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Moving to Multicultural

Jan 10, 2007  •  Post A Comment

Joi Tyrell, in October named co-director of Carat Multicultural, spent most of her career in general market agencies.
That changed when she interviewed for a job at SpikeDDB, the ad agency headed by filmmaker Spike Lee.
“I never knew much about the ethnic agencies,” she said. In fact, she was between jobs and took the interview to hone her job-seeking skills, but did everything wrong.
“I went to the gym that morning, so I walked in with my gym bag, and I got coffee from the vendor on the street, so I walked in with my coffee cup.” But five minutes into the interview with Dana Wade, the agency’s president, Ms. Tyrell realized she wanted to work there.
“I loved the energy and I love representing this market in a positive way,” Ms. Tyrell said.
At Spike, Ms. Tyrell worked on the State Farm account, making the insurer one of the first sponsors on TV One and the Black Family Channel. She also worked on the Doritos brand, forging a deal that involved Vibe magazine, its award show, its syndicated show and local events including a concert tour starring Chris Brown, now one of R&B’s biggest acts.
“One of his first tours was our Doritos tour,” she said.
When people find out she worked at SpikeDDB, she says she’s often asked how involved Mr. Lee was in the business.
“Spike is a brilliant guy and a quick study and he is the creative vision for the agency. There’s a pretty dynamic creative team that handles the day-to-day, but everything gets cleared through Spike,” she said.
Mr. Lee even gets into details on media plans, which he would ask questions about from time to time.
“He’s a guy who cares that his name is on the door,” she said.
In some ways, multicultural media planning isn’t so different from general market media planning, Ms. Tyrell said. While the platforms change, metrics such as audience measurement and effectiveness remain the same.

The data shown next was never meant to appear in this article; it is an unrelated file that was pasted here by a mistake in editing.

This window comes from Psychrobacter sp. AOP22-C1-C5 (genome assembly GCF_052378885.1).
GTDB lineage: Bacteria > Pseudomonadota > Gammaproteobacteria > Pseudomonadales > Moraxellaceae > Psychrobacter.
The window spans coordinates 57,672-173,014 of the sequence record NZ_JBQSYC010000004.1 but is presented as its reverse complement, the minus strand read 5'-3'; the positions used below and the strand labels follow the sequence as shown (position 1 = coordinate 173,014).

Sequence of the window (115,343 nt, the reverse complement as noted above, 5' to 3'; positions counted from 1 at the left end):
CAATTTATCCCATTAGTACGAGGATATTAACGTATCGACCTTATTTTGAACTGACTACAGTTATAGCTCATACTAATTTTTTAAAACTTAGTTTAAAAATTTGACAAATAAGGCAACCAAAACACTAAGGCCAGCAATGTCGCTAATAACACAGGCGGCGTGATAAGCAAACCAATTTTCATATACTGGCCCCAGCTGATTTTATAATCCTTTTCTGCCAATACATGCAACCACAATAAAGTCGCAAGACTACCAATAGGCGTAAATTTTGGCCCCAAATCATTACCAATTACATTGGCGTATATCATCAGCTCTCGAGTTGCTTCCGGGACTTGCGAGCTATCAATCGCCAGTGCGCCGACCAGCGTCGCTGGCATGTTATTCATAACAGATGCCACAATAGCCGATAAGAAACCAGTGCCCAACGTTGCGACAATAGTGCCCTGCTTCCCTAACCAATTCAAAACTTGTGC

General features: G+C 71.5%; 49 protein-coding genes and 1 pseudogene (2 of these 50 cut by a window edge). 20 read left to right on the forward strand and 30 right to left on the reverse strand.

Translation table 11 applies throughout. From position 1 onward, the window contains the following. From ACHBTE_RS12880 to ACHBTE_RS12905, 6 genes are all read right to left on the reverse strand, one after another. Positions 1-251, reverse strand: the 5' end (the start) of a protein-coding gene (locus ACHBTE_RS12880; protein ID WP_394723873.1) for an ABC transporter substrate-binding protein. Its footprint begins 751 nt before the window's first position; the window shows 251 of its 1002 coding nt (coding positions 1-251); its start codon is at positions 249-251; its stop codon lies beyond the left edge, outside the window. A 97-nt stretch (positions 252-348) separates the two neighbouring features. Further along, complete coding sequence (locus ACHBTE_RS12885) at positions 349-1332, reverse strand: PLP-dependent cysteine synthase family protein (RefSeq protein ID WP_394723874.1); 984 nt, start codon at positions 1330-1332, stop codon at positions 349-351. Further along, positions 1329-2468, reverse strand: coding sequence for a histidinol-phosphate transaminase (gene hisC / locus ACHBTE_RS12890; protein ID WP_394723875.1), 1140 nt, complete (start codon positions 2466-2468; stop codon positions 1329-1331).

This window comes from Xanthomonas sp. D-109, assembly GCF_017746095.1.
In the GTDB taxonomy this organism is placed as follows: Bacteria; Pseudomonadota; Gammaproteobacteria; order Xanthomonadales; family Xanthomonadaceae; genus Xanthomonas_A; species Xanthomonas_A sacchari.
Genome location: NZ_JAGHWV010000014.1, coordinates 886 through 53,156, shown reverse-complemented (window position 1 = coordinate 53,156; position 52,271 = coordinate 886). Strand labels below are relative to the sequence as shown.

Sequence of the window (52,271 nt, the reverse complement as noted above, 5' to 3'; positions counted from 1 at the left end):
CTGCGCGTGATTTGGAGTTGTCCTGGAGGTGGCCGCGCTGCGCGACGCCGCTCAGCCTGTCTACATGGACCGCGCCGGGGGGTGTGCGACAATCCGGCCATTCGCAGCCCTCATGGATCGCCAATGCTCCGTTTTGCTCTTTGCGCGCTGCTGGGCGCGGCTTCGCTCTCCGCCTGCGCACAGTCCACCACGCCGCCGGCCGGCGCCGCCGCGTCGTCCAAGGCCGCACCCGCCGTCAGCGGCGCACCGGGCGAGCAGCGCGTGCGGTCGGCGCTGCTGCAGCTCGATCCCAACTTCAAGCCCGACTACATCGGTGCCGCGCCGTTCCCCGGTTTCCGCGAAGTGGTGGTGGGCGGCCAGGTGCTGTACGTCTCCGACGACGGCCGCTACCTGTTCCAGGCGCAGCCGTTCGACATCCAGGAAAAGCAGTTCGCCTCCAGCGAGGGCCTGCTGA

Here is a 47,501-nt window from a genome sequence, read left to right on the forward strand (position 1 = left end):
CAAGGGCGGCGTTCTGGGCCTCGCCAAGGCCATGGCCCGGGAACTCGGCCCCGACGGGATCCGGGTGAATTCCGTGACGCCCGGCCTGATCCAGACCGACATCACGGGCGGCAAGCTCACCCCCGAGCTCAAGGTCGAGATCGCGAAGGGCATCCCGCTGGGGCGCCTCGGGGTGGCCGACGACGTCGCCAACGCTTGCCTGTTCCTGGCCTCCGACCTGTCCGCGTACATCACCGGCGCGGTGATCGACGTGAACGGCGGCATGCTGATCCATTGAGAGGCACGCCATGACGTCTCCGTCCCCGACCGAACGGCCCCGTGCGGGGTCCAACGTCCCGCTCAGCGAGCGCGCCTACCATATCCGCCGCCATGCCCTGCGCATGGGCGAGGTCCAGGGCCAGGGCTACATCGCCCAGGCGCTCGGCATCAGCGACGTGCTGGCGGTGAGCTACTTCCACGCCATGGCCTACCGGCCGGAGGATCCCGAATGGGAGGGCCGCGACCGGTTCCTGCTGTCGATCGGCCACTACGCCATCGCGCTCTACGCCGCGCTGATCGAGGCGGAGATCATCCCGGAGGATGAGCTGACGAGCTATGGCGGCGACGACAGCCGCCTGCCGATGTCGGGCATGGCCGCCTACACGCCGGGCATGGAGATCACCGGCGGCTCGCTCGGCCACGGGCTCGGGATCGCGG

“I think a lot of media is still an art and that is what people who are passionate about multicultural bring to the table,” she said. “It’s deeper than the numbers. It’s about cultural relevancy. It’s about what the right thing is for the market. It’s about different nuances within the market or trends to tap into. A general market team doesn’t necessarily have those sensitivities or that knowledge.”
Ms. Tyrell was brought into Carat because her predecessor, Lisa Contreras-Torres, left for MPG in April. Ms. Tyrell has tried to hit the ground running. She’s done some client work, but most of her activity has been in new business and internal fact-finding to see if there are different “multicultural touch points” that Carat can tap into for clients, she said.
A native New Yorker, Ms. Tyrell remembers being the kind of kid who knew every commercial jingle on television. That made her want to get into advertising. Her dad did marketing for the music business, and her sister followed him into that business.
After graduating from Barnard College, she answered an ad in the New York Times for a receptionist trainee at an ad agency, the Chester Gore Company. The job paid $180 a week, which seemed like a lot of money at the time.
One day at the agency, Mr. Gore said to her, “Hey kid, do you want to work in my media department?” Ms. Tyrell’s response?
“I’m like, ‘Yeah, OK.’ I discovered media and I worked my way out.”
She moved to Grey Advertising, then to the in-house buying operation for Seagram. When that closed, she followed the Captain Morgan Spiced Rum account to Saatchi & Saatchi. And when that media department was merged into Zenith, she moved to the agency handling the Rums of Puerto Rico account, Marti Flores Prieto & Wachtel. It was when the Puerto Rican government moved the business to Puerto Rico that she went looking for a job and found SpikeDDB and multicultural marketing. “It was like a new career for me,” she said. “There are still things for me to learn and there’s still things that give me little butterflies in my tummy.”
Ms. Tyrell, who is single, is a rabid music fan. She is addicted to her iPod, which contains an eclectic mix that includes jazz, blues, opera and hip hop.
Who Knew:
Ms. Tyrell is a brown belt in Muy Thai, traditional Thai kickboxing. “A friend came to visit from Florida and she had a sleeveless dress on. She said she was taking karate and I was like, ‘Wow, I want to take karate. I want arms like that.” She hopes to earn a black belt soon.
This article is part of TVWeek.com’s Media Planner newsletter, a weekly source of breaking news, trend articles, profiles and data about media planning edited by Senior Editor Jon Lafayette.

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